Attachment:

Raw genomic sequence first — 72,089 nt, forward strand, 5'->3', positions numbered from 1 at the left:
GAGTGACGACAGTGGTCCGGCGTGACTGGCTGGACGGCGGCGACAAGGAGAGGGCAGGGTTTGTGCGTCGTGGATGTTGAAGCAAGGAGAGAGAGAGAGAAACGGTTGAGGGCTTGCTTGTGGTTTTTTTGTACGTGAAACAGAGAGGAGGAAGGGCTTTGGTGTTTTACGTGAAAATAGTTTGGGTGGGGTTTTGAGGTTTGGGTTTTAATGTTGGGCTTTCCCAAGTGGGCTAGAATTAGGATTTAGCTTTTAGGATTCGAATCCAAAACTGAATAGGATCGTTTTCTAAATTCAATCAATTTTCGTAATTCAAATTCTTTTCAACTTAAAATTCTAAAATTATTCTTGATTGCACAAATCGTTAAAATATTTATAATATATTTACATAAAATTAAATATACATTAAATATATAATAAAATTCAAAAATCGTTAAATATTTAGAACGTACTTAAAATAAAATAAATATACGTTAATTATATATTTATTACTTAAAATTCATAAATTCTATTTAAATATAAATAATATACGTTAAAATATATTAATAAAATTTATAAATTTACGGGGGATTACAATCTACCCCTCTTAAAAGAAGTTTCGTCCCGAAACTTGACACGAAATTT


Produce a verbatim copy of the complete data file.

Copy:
Raw genomic sequence first — 72,089 nt, forward strand, 5'->3', positions numbered from 1 at the left:
GAGTGACGACAGTGGTCCGGCGTGACTGGCTGGACGGCGGCGACAAGGAGAGGGCAGGGTTTGTGCGTCGTGGATGTTGAAGCAAGGAGAGAGAGAGAGAAACGGTTGAGGGCTTGCTTGTGGTTTTTTTGTACGTGAAACAGAGAGGAGGAAGGGCTTTGGTGTTTTACGTGAAAATAGTTTGGGTGGGGTTTTGAGGTTTGGGTTTTAATGTTGGGCTTTCCCAAGTGGGCTAGAATTAGGATTTAGCTTTTAGGATTCGAATCCAAAACTGAATAGGATCGTTTTCTAAATTCAATCAATTTTCGTAATTCAAATTCTTTTCAACTTAAAATTCTAAAATTATTCTTGATTGCACAAATCGTTAAAATATTTATAATATATTTACATAAAATTAAATATACATTAAATATATAATAAAATTCAAAAATCGTTAAATATTTAGAACGTACTTAAAATAAAATAAATATACGTTAATTATATATTTATTACTTAAAATTCATAAATTCTATTTAAATATAAATAATATACGTTAAAATATATTAATAAAATTTATAAATTTACGGGGGATTACAATCTACCCCTCTTAAAAGAAGTTTCGTCCCGAAACTTGACACGAAATTT